Euthanasia is the practice of intentionally ending a life in order to relieve pain and suffering.
On the 14th of December 2012, 45 year old Belgian twin brothers were euthanized under Belgian law.
The brothers were born deaf and asked to be euthanized after finding out that they would soon go blind. The brothers could only communicate with a special sign language, and feared that they would lose their independence without hearing and sight.
Euthanasia is legal in Belgium, and required the pair to convince a doctor and judges that they were suffering unbearable pain. This was an unusual case as the twins were not in physical pain or terminally ill. The brothers did however suffer from spinal and heart disease, as well as their vision due to glaucoma. The twins’ older brother defended them by stating:
Many will wonder why my brothers have opted for euthanasia because there are plenty of deaf and blind that have a ‘normal’ life. But my brothers trudged from one disease to another. They were really worn out.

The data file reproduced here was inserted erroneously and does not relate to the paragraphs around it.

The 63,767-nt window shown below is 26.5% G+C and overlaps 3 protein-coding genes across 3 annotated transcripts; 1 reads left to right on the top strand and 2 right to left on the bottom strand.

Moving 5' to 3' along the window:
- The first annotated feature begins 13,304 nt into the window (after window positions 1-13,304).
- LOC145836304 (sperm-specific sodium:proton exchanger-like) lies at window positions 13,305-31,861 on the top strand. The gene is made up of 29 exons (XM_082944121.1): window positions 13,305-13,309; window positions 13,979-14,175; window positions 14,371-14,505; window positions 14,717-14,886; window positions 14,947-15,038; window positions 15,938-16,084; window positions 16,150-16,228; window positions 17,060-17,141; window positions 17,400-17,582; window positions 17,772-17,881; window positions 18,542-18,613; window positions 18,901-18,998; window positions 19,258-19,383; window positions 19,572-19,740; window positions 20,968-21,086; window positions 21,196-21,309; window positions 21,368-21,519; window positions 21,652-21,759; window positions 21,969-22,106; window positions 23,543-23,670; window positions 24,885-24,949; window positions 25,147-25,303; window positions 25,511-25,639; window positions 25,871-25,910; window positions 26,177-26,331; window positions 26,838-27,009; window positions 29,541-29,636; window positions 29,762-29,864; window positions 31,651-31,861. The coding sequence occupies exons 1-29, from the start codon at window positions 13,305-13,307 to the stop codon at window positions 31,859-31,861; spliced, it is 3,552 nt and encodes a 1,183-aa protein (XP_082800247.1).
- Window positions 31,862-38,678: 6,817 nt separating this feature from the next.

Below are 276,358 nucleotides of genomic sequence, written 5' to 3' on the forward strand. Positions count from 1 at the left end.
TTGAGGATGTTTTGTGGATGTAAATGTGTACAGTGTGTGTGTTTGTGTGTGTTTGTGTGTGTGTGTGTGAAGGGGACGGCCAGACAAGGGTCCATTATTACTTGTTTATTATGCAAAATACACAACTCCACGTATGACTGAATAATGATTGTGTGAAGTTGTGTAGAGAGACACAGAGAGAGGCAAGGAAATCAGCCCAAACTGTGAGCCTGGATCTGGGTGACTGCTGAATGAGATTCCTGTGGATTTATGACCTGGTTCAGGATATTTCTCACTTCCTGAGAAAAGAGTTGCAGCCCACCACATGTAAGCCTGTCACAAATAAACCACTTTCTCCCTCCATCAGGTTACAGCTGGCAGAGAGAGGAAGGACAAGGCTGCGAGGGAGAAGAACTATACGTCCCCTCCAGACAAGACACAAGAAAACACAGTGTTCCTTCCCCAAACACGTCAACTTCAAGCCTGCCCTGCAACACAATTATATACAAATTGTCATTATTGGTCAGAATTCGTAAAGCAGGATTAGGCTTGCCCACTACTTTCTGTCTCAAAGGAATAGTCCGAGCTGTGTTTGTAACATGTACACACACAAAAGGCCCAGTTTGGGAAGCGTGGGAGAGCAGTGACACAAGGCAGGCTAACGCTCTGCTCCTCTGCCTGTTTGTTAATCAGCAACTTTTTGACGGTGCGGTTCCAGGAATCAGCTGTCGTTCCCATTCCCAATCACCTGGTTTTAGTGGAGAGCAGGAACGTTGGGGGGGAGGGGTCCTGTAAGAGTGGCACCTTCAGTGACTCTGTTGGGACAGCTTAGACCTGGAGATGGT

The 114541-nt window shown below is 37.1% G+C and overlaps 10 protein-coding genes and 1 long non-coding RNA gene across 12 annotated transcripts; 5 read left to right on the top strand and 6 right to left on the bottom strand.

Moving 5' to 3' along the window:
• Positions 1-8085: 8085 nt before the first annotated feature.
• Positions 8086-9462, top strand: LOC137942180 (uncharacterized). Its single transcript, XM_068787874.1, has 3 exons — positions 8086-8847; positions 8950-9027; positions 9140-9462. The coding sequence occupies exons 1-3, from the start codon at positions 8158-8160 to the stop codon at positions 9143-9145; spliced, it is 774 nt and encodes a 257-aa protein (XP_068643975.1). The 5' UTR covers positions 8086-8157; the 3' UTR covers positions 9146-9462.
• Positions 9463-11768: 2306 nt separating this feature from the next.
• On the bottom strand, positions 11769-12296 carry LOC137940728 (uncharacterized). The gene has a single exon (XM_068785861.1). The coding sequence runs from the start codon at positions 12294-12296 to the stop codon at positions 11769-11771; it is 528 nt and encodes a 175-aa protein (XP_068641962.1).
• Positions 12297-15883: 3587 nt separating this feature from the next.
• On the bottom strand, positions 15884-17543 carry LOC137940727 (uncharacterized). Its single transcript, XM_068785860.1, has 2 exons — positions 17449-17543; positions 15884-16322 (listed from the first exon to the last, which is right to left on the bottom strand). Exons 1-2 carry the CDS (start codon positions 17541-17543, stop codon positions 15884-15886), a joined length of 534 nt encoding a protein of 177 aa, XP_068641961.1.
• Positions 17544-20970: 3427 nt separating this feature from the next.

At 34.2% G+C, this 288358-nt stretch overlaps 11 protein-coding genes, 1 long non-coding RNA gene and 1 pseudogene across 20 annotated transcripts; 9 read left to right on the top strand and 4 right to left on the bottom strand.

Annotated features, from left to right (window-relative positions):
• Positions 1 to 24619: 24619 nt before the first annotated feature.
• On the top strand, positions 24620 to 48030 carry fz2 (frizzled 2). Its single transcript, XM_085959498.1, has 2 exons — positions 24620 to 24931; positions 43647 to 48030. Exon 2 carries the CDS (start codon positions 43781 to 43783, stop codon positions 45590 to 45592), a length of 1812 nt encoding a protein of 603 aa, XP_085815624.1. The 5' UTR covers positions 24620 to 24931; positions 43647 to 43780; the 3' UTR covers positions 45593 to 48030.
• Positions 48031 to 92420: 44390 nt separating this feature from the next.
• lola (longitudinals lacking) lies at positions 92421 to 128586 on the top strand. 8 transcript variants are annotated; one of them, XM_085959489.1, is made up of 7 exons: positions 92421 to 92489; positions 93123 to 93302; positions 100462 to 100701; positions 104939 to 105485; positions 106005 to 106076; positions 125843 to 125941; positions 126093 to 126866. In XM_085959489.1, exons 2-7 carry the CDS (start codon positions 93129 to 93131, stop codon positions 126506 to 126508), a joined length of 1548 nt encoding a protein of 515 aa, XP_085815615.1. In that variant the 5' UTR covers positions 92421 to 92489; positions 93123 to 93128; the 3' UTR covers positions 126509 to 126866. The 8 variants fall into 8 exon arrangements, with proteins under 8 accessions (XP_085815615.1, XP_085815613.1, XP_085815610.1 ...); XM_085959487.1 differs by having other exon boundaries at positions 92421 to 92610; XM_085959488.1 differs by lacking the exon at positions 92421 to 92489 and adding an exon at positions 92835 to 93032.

After gaining the support from their local doctor, it took the twins two years to find a medical institution to administer a lethal injection. Despite voluntary euthanasia being legal in Belgium, the twins were turned down by many hospitals – including their local hospital.
Today, voluntary euthanasia is illegal in all states and territories of Australia. The Northern Territory in Australia was the first place in the world to pass ‘The Rights of the Terminally Ill’ act in 1995, but this legislation only lasted nine months before being overturned by Australian Federal Parliament.
A recent survey displayed that the majority of Australians believe that they should have the option. The Australia Institute data, released in November 2012, revealed that 70.6 % of Australians believe that a doctor should be allowed to end the life of a person experiencing “unrelievable and incurable suffering”.
This support for euthanasia shows that people want to have the option, but regulation is key. In Luxembourg, euthanasia was legalized in 2009, and each case is to be brought forward to 2 doctors and a panel of experts who will decide if the patient meets the requirements for voluntary euthanasia. This regulation could be what Australia needs to ensure the rights of the terminally ill are honoured, and not abused.